World Press Freedom Day was observed on May 03, 2019. The day, which commemorates the Declaration of Windhoek, was first proclaimed by the UN General Assembly in 1993. This year’s celebration wasorganised jointly by UNESCO, the African Union Commission and the Government of the Federal Democratic Republic of Ethiopia. The theme for the celebration was“Media for Democracy: Journalism and Elections in Times of Disinformation”.
The Media has always played a central role in the establishment and sustenance of democracies around the world, but as the cyber space takes over as the mainstream medium of communication, very serious concerns of disinformation arises. The digital space is not subject to any form of central supervision and therefore, the flow of disinformation has a far greater impact. This year’s theme addressed the rising concerns about such disinformation as well as the persistent threats journalists face around the globe.
The 2019 theme addressed the necessity of neutrality and authenticity in media reports during elections and questioned the extent to which electoral regulations should be applied to the internet. The programme also included elaborate discussion on the issue of harassment of women journalists faced while covering elections. Furthermore, the UNESCO/Guillermo Cano World Press Freedom Prize for 2019 was awarded to imprisoned Myanmar journalists Kyaw SoeOo and Wa Lone. The recipients, who have been sentenced to seven years in jail, are glaring examples of the dangers journalists are subjected to.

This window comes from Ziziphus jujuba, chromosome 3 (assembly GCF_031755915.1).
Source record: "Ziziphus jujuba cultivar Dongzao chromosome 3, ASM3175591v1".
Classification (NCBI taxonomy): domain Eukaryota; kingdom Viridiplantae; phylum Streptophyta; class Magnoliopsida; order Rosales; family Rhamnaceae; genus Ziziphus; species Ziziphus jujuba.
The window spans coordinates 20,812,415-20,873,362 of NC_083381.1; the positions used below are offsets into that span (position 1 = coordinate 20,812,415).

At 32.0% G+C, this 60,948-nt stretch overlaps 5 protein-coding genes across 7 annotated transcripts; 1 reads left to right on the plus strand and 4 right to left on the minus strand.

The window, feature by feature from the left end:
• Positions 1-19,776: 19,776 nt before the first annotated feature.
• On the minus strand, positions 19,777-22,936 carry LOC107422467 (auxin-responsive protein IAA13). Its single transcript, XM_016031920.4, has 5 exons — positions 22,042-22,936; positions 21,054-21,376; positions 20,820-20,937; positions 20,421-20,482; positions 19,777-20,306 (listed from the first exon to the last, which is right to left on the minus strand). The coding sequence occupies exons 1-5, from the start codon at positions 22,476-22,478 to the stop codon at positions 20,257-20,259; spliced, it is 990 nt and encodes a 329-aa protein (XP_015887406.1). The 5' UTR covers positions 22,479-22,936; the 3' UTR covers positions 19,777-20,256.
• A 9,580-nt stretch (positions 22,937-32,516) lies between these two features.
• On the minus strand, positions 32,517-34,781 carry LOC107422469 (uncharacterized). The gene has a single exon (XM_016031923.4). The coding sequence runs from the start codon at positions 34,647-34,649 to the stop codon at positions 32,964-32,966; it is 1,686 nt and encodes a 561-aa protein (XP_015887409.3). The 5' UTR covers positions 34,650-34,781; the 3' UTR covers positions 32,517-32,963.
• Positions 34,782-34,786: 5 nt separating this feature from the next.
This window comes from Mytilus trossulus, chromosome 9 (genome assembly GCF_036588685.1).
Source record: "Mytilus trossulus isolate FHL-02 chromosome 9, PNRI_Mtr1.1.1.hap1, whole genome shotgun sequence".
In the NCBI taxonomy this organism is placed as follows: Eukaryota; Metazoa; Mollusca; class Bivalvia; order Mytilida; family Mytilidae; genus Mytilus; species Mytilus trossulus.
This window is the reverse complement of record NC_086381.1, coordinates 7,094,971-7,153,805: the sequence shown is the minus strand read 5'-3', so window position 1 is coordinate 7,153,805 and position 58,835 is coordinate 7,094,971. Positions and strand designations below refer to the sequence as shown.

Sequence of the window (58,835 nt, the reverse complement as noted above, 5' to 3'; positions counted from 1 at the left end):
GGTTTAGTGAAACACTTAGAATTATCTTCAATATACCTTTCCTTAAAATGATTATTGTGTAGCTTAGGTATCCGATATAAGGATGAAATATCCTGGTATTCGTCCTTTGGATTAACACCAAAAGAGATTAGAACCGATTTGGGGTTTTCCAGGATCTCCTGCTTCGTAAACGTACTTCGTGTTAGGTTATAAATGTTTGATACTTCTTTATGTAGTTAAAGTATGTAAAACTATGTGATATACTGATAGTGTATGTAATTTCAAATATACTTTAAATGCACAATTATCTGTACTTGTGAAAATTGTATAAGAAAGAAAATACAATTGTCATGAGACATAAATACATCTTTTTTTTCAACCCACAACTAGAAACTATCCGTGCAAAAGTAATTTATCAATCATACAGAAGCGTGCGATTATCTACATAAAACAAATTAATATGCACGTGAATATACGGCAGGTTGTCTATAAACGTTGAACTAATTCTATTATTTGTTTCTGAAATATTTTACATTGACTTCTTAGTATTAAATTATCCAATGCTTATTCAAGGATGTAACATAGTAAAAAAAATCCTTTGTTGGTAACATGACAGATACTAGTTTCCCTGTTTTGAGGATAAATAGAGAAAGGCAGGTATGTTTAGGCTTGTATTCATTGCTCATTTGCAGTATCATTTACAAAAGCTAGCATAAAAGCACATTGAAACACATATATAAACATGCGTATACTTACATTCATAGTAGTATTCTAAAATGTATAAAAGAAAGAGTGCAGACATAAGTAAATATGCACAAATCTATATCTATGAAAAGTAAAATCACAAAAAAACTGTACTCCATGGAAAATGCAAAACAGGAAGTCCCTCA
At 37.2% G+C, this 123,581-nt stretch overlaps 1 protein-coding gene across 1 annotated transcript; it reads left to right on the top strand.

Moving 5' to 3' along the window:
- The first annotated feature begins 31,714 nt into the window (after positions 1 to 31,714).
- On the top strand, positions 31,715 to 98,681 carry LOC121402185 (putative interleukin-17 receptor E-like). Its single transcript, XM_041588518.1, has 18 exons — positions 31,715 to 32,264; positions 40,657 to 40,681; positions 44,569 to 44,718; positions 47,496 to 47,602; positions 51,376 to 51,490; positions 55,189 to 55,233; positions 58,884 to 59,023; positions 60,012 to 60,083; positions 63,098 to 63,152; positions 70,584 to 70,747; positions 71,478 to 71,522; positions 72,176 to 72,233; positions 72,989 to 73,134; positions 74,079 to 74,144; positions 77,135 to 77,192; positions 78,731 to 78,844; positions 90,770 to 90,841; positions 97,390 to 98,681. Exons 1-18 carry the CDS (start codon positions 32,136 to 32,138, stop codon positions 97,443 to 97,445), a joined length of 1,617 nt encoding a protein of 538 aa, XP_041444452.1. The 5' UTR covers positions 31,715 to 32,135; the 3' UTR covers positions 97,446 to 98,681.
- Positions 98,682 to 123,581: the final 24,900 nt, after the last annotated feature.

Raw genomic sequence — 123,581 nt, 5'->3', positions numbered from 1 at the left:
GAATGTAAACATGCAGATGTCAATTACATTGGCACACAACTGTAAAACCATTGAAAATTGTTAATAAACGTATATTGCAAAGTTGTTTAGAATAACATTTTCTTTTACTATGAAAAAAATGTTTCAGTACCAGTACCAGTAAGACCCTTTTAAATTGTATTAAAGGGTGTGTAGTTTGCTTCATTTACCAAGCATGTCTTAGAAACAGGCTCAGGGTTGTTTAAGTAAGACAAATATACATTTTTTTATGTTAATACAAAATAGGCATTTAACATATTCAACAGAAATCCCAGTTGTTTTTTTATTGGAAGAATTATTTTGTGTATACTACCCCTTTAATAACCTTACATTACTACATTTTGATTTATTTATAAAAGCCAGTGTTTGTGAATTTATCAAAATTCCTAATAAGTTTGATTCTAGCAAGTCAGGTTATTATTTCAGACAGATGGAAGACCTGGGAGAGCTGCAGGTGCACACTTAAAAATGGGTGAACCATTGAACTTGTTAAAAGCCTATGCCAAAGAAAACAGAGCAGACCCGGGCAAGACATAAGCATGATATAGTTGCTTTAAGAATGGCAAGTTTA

According to the report of International Federation of Journalists, 95 journalists were killed in the line of work in 2018. Globally, journalists have been subjected to threats, violence and continue to struggle for their right to disseminate information.
The situation is particularly dire in Bangladesh, which ranks 150th in the World Freedom of Press Index 2019 published by Reporters Without Borders (RSF). The report mentions the arrest and detention of photojournalist Shahidul Alam as an example of how the judiciary is used to silence dissenters.
According to the report of Article 19, a UK-based Human Rights organisation, there were 31 defamation cases, 71 cases under Digital Security Act 2018, and illegal arrest warrant and 20 more different types of legal harassment against journalists last year. Furthermore, two journalists were murdered, 19 suffered severe physical assault, 156 were victims of different physical attacks and 22 were kidnapped in 2018, according to the Article 19 report.
Compiled by the Law Desk